What is herbal medicine good for?
April 23, 2007 10:14pm CST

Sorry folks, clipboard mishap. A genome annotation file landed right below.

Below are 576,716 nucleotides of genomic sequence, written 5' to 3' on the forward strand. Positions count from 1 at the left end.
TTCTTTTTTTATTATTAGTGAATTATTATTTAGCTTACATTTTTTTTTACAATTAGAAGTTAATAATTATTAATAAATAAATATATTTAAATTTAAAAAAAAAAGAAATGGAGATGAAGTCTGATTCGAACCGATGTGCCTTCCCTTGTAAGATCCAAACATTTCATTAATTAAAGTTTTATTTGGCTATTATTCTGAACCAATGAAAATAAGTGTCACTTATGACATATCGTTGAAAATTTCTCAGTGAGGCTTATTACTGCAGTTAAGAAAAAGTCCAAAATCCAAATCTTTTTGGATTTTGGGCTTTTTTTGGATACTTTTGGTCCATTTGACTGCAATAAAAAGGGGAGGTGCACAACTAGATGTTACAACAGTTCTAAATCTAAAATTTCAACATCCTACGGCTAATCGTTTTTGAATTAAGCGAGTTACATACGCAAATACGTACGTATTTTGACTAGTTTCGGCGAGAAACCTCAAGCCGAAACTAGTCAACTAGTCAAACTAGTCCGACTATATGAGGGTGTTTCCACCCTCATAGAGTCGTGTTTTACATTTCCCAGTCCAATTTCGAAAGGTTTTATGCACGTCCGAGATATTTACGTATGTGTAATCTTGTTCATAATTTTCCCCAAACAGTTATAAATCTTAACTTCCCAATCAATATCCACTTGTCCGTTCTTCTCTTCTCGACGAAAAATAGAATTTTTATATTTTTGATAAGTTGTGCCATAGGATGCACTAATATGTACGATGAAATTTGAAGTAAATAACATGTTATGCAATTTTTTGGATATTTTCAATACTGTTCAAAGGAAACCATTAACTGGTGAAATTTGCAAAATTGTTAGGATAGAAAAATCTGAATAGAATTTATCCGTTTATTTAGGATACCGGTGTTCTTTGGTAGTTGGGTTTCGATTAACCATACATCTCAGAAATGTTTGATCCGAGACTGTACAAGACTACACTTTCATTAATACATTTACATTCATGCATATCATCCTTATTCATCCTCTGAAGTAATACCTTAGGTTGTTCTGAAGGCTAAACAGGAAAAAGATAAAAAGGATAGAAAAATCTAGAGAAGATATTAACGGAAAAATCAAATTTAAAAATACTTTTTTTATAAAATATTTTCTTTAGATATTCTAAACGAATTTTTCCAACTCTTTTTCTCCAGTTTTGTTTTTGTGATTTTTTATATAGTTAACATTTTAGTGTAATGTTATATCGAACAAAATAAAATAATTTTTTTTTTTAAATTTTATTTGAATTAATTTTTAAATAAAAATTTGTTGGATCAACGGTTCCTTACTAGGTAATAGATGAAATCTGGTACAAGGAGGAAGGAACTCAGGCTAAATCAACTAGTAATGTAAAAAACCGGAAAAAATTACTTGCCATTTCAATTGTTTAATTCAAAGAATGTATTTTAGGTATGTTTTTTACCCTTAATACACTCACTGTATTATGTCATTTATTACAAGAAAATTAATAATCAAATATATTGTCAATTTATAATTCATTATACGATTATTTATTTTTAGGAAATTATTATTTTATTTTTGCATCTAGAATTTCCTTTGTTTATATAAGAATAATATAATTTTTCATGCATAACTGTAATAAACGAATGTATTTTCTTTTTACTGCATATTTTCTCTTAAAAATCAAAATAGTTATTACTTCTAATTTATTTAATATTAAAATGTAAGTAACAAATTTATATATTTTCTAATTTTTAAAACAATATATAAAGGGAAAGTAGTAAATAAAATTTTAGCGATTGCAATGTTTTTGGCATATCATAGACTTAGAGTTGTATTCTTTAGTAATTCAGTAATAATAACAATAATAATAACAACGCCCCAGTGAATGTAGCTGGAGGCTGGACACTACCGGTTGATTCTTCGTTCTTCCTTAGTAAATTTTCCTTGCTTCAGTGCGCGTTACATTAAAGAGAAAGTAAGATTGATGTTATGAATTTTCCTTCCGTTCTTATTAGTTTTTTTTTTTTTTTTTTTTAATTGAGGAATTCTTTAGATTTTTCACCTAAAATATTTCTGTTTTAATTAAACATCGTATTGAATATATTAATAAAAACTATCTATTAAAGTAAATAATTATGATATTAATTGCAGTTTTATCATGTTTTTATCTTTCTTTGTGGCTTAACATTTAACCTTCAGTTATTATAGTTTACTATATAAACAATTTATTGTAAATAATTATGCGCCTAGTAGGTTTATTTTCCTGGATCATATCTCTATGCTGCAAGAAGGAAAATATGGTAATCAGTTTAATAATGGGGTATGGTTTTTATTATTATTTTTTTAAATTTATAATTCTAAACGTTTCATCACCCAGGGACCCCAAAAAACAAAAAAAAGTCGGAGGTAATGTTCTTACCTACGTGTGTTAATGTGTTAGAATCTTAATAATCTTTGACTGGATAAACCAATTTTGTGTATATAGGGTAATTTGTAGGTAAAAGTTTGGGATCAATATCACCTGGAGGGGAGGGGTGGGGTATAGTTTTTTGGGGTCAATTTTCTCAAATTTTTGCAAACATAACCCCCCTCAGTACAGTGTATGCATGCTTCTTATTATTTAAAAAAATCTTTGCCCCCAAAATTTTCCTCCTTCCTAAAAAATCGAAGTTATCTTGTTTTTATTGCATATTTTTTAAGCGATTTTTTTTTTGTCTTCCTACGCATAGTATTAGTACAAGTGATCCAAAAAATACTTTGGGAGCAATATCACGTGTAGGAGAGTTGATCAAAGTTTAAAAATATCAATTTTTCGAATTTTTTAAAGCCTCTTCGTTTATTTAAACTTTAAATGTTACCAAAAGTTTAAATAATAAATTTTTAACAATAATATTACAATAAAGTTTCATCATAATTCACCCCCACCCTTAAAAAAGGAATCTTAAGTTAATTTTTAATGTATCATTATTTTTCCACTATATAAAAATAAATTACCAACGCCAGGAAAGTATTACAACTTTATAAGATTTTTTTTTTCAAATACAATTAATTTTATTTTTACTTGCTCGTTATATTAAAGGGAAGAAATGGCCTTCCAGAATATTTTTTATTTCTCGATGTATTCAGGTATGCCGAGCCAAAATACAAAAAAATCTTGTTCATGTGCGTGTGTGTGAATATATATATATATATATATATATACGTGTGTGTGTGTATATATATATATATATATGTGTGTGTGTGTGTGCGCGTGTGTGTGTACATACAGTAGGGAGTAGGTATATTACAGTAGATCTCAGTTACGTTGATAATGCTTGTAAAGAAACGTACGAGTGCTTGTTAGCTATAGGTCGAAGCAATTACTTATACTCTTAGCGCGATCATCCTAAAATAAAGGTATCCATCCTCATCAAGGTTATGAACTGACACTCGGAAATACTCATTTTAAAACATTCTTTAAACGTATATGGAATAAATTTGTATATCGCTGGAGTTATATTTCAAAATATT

Herbalists treat many conditions such as asthma, eczema, premenstrual syndrome, rheumatoid arthritis, migraine, menopausal symptoms, chronic fatigue, and irritable bowel syndrome, among others. Herbal preparations are best taken under the guidance of a trained professional. Be sure to consult with your doctor or an herbalist before self-treating. Some common herbs and their uses are discussed below. Please see our monographs on individual herbs for detailed descriptions of uses as well as risks, side effects, and potential interactions. Ginkgo Ginkgo biloba , particularly a standardized extract known as EGb 761, appears to produce improvements in awareness, judgment, and social function in people with Alzheimer's disease and dementia. In a year-long study of 309 people with Alzheimer's disease, those taking EGb 761 consistently improved while those on placebo worsened. Kava kava Piper methysticum has become popular as a treatment for anxiety, but recent reports have traced liver damage to enough people who have used kava that the U.S. FDA has issued a warning regarding its use and other countries, such as Germany and Canada, have taken kava off of the market. St. John's wort Hypericum perforatum is well known for its antidepressant effects, and an analysis of 27 studies involving more than 2,000 people confirmed that the herb is an effective treatment for mild to moderate depression. Valerian Valeriana officinalis has had a long tradition as a sleep-inducing agent, with the added benefit of producing no hangover feeling the next day. Echinacea preparations from Echinacea purpurea and other Echinacea species may bolster immunity. In a study of 160 volunteers with flu-like symptoms, echinacea extract reduced both the frequency and severity of cold symptoms.